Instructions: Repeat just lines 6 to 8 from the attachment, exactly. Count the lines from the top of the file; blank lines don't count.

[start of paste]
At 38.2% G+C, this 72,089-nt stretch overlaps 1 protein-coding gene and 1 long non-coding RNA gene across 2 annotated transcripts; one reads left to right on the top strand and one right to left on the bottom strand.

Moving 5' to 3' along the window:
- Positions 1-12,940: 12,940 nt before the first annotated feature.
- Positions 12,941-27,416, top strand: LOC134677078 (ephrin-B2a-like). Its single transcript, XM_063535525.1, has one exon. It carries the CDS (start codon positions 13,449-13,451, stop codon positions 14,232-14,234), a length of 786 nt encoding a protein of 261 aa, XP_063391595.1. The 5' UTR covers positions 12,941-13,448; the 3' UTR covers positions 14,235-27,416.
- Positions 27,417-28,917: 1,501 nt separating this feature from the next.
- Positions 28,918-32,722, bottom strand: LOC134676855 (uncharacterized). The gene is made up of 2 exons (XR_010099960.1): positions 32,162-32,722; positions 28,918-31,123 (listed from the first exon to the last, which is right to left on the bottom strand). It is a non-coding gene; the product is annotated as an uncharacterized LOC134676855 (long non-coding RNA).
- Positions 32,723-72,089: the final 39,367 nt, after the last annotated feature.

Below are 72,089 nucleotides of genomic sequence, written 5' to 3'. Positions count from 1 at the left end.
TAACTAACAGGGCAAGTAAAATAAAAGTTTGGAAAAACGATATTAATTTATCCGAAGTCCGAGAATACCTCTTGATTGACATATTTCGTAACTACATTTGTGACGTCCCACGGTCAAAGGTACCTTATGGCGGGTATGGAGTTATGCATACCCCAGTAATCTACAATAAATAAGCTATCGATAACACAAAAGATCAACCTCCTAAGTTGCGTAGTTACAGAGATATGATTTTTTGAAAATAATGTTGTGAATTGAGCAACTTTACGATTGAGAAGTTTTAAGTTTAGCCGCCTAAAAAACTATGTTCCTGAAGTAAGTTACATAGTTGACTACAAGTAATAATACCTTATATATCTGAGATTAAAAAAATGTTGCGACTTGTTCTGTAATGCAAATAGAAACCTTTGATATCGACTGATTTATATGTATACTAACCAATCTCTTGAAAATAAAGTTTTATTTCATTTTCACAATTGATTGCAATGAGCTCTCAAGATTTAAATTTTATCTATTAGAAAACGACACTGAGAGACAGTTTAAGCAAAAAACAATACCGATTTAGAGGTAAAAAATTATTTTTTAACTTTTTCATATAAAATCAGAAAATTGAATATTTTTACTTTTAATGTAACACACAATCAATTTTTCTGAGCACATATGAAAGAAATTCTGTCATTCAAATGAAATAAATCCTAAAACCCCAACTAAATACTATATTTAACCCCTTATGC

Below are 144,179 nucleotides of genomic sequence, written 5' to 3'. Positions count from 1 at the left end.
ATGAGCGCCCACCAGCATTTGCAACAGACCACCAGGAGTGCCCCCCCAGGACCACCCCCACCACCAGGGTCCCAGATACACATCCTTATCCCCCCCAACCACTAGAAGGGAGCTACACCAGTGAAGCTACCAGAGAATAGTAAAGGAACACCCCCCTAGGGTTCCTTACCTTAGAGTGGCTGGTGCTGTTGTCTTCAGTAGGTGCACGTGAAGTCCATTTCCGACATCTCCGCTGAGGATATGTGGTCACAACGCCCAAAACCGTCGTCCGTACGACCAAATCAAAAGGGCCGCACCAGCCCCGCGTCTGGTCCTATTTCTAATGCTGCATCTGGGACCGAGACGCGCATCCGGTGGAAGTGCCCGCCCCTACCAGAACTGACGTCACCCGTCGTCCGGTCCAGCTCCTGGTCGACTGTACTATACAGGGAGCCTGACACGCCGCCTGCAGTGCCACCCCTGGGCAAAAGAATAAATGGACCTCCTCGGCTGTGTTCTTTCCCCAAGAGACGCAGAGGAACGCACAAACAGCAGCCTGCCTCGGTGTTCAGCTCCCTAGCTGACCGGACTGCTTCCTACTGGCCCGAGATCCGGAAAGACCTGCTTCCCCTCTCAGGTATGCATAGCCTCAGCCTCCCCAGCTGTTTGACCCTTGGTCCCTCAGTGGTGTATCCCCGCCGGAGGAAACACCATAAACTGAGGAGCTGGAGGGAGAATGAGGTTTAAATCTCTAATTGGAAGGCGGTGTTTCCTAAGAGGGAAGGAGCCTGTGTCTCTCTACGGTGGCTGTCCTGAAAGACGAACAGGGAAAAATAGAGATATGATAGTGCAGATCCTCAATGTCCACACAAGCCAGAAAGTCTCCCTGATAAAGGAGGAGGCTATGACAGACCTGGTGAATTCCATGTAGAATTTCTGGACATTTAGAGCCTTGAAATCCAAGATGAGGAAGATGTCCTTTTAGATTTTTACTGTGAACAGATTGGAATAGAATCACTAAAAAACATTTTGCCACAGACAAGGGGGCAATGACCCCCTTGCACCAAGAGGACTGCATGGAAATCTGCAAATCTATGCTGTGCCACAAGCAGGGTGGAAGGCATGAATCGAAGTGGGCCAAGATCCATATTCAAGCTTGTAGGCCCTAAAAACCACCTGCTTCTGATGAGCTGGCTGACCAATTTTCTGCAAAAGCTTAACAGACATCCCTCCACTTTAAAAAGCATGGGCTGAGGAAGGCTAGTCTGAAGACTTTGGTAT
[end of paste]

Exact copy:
- Positions 28,918-32,722, bottom strand: LOC134676855 (uncharacterized). The gene is made up of 2 exons (XR_010099960.1): positions 32,162-32,722; positions 28,918-31,123 (listed from the first exon to the last, which is right to left on the bottom strand). It is a non-coding gene; the product is annotated as an uncharacterized LOC134676855 (long non-coding RNA).
- Positions 32,723-72,089: the final 39,367 nt, after the last annotated feature.

Below are 72,089 nucleotides of genomic sequence, written 5' to 3'. Positions count from 1 at the left end.